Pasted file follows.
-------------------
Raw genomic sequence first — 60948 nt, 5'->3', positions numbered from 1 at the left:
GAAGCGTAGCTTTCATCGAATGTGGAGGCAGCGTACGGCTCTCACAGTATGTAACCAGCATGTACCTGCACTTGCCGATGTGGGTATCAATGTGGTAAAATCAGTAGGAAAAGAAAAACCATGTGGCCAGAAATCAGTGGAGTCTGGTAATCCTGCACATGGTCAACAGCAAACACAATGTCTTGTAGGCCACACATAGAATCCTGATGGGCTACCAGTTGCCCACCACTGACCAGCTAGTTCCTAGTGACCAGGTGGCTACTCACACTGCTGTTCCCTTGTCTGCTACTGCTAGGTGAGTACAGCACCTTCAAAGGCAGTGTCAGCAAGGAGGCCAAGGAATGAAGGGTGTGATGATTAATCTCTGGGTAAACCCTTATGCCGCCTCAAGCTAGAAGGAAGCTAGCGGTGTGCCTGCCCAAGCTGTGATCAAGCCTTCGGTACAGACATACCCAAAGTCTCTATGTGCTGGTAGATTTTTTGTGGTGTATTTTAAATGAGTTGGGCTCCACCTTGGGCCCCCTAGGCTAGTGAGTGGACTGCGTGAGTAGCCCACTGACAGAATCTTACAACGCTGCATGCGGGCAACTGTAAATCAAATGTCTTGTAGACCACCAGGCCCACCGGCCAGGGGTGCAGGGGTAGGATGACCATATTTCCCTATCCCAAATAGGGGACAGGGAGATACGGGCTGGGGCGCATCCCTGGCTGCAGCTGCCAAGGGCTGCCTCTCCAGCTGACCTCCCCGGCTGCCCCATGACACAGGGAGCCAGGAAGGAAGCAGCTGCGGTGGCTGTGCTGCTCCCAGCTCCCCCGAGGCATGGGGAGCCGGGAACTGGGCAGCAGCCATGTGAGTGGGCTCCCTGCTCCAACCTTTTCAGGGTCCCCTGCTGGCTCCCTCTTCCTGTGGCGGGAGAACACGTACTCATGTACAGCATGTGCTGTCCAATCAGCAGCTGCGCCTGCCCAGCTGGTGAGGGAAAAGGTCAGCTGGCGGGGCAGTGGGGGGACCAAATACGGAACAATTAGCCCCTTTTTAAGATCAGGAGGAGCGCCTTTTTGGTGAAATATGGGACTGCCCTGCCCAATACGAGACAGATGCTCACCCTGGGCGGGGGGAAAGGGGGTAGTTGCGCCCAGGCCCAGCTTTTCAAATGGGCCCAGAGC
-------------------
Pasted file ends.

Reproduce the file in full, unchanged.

Raw genomic sequence first — 60948 nt, 5'->3', positions numbered from 1 at the left:
GAAGCGTAGCTTTCATCGAATGTGGAGGCAGCGTACGGCTCTCACAGTATGTAACCAGCATGTACCTGCACTTGCCGATGTGGGTATCAATGTGGTAAAATCAGTAGGAAAAGAAAAACCATGTGGCCAGAAATCAGTGGAGTCTGGTAATCCTGCACATGGTCAACAGCAAACACAATGTCTTGTAGGCCACACATAGAATCCTGATGGGCTACCAGTTGCCCACCACTGACCAGCTAGTTCCTAGTGACCAGGTGGCTACTCACACTGCTGTTCCCTTGTCTGCTACTGCTAGGTGAGTACAGCACCTTCAAAGGCAGTGTCAGCAAGGAGGCCAAGGAATGAAGGGTGTGATGATTAATCTCTGGGTAAACCCTTATGCCGCCTCAAGCTAGAAGGAAGCTAGCGGTGTGCCTGCCCAAGCTGTGATCAAGCCTTCGGTACAGACATACCCAAAGTCTCTATGTGCTGGTAGATTTTTTGTGGTGTATTTTAAATGAGTTGGGCTCCACCTTGGGCCCCCTAGGCTAGTGAGTGGACTGCGTGAGTAGCCCACTGACAGAATCTTACAACGCTGCATGCGGGCAACTGTAAATCAAATGTCTTGTAGACCACCAGGCCCACCGGCCAGGGGTGCAGGGGTAGGATGACCATATTTCCCTATCCCAAATAGGGGACAGGGAGATACGGGCTGGGGCGCATCCCTGGCTGCAGCTGCCAAGGGCTGCCTCTCCAGCTGACCTCCCCGGCTGCCCCATGACACAGGGAGCCAGGAAGGAAGCAGCTGCGGTGGCTGTGCTGCTCCCAGCTCCCCCGAGGCATGGGGAGCCGGGAACTGGGCAGCAGCCATGTGAGTGGGCTCCCTGCTCCAACCTTTTCAGGGTCCCCTGCTGGCTCCCTCTTCCTGTGGCGGGAGAACACGTACTCATGTACAGCATGTGCTGTCCAATCAGCAGCTGCGCCTGCCCAGCTGGTGAGGGAAAAGGTCAGCTGGCGGGGCAGTGGGGGGACCAAATACGGAACAATTAGCCCCTTTTTAAGATCAGGAGGAGCGCCTTTTTGGTGAAATATGGGACTGCCCTGCCCAATACGAGACAGATGCTCACCCTGGGCGGGGGGAAAGGGGGTAGTTGCGCCCAGGCCCAGCTTTTCAAATGGGCCCAGAGC